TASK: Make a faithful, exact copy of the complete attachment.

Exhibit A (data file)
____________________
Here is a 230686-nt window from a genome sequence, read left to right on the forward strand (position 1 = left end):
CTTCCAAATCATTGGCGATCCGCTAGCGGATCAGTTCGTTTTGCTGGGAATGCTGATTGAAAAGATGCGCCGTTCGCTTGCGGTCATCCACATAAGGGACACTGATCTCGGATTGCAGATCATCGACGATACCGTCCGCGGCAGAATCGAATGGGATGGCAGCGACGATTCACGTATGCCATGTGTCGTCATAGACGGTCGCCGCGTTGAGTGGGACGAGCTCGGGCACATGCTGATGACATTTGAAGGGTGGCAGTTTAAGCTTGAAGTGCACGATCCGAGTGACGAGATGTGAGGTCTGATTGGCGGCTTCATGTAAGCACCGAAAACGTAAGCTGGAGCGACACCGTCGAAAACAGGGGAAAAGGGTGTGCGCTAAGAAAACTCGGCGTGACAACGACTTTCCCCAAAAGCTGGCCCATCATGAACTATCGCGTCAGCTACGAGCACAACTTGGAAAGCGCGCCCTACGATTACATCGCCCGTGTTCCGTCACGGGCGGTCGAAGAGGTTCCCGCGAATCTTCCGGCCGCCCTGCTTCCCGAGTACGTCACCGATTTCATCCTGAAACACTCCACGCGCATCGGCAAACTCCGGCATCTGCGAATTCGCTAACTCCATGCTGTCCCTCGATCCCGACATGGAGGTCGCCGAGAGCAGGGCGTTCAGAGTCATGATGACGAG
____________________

Here is a 230686-nt window from a genome sequence, read left to right on the forward strand (position 1 = left end):
CTTCCAAATCATTGGCGATCCGCTAGCGGATCAGTTCGTTTTGCTGGGAATGCTGATTGAAAAGATGCGCCGTTCGCTTGCGGTCATCCACATAAGGGACACTGATCTCGGATTGCAGATCATCGACGATACCGTCCGCGGCAGAATCGAATGGGATGGCAGCGACGATTCACGTATGCCATGTGTCGTCATAGACGGTCGCCGCGTTGAGTGGGACGAGCTCGGGCACATGCTGATGACATTTGAAGGGTGGCAGTTTAAGCTTGAAGTGCACGATCCGAGTGACGAGATGTGAGGTCTGATTGGCGGCTTCATGTAAGCACCGAAAACGTAAGCTGGAGCGACACCGTCGAAAACAGGGGAAAAGGGTGTGCGCTAAGAAAACTCGGCGTGACAACGACTTTCCCCAAAAGCTGGCCCATCATGAACTATCGCGTCAGCTACGAGCACAACTTGGAAAGCGCGCCCTACGATTACATCGCCCGTGTTCCGTCACGGGCGGTCGAAGAGGTTCCCGCGAATCTTCCGGCCGCCCTGCTTCCCGAGTACGTCACCGATTTCATCCTGAAACACTCCACGCGCATCGGCAAACTCCGGCATCTGCGAATTCGCTAACTCCATGCTGTCCCTCGATCCCGACATGGAGGTCGCCGAGAGCAGGGCGTTCAGAGTCATGATGACGAG